With pizza, less is never more. More is more. More slices, more toppings, more cheese. Never was that more apparent than in 1993, when America's three biggest pizza chains - Pizza Hut, Domino's, and Little Caesars - launched nearly identical short-lived super-pizza concepts: the Bigfoot, the Dominator, and the Big! Big! Pizza, respectively. What all three pizzas had in common was that they were marketed not on how they tasted, but on how enormous and impractical they were. The Little Caesars Big! Big! Pizza bragged about weighing more than 4 pounds, while the Dominator was an entire yard long - so big it didn't fit in most delivery vehicles.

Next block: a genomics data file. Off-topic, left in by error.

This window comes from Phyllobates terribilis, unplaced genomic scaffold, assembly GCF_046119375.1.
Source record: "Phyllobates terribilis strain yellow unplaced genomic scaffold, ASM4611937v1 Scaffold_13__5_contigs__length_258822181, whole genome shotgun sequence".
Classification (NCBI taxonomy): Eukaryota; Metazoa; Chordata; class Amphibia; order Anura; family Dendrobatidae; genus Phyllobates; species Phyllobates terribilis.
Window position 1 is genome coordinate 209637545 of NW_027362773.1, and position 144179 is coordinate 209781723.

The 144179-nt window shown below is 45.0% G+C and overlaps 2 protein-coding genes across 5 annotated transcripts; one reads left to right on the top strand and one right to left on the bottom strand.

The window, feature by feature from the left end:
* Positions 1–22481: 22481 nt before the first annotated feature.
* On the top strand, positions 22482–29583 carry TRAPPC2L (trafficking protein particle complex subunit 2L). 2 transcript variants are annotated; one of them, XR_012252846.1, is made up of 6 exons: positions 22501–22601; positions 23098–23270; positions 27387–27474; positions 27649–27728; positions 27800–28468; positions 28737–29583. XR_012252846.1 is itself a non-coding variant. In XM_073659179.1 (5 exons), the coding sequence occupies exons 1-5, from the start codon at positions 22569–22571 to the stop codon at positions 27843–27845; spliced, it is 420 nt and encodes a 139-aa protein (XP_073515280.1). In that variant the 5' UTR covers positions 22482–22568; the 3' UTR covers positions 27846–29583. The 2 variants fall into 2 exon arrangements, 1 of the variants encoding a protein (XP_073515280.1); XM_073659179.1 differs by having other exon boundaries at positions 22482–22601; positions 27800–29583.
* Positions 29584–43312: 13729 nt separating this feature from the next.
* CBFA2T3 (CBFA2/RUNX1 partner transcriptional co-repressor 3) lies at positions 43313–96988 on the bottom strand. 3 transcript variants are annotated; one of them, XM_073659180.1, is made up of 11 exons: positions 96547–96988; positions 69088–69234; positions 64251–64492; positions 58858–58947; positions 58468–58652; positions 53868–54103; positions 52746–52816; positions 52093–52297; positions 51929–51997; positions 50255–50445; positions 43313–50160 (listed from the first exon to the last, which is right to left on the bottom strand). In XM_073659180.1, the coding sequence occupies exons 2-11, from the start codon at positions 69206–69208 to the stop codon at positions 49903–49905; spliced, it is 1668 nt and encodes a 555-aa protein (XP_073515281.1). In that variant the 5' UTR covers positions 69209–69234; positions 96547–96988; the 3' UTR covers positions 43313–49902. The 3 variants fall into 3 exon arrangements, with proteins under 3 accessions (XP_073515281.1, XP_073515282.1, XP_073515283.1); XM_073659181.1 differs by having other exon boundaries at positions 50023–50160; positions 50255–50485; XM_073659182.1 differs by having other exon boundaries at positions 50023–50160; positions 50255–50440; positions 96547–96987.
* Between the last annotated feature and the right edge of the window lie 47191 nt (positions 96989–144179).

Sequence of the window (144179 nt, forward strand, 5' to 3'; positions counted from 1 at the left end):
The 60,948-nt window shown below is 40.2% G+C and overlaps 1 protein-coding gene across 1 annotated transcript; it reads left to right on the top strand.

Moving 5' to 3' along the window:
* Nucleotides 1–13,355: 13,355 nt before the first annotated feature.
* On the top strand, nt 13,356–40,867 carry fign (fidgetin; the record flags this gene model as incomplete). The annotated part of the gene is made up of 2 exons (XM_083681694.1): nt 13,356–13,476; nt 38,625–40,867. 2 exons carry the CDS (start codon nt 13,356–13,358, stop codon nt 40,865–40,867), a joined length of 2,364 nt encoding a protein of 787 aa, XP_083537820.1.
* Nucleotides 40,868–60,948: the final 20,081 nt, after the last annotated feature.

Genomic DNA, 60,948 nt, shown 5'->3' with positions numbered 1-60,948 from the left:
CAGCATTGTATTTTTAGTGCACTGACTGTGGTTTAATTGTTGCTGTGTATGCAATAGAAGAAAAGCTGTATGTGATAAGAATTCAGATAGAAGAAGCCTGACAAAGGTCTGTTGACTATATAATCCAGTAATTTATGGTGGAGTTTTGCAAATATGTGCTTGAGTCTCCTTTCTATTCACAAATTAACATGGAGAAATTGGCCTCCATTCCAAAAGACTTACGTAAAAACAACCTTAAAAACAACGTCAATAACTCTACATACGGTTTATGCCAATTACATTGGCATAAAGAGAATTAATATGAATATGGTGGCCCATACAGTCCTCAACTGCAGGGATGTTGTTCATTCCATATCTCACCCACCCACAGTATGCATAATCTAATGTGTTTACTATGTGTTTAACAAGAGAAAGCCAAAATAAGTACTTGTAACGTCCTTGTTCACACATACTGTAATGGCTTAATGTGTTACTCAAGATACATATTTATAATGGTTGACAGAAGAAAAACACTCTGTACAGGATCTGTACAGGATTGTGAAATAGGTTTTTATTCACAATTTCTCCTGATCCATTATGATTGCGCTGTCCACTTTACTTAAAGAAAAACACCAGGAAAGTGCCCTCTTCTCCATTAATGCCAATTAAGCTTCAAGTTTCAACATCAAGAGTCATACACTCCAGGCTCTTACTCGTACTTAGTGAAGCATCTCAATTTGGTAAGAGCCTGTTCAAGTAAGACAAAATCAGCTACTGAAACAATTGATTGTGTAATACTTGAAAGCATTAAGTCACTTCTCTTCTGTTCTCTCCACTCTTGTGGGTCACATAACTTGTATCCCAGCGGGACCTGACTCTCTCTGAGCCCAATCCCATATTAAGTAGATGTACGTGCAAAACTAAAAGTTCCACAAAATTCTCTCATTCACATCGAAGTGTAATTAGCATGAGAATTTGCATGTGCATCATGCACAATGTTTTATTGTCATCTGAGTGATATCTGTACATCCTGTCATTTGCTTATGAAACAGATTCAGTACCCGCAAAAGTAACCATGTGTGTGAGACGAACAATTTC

For a while, giant pizzas were everywhere. Pizza Hut rolled out an expensive ad campaign and even bought a blimp to promote the Bigfoot. But a few years later, the fad was over. Despite online petitions and persistent social media chatter, the Bigfoot and its ilk have never been resurrected. In the era of smartphone-based delivery services, massive pizzas aren't even really practical. But for one bright, shining moment, size really did matter. The story of the giant pizza conflict is one filled with massive highs and delicious lows.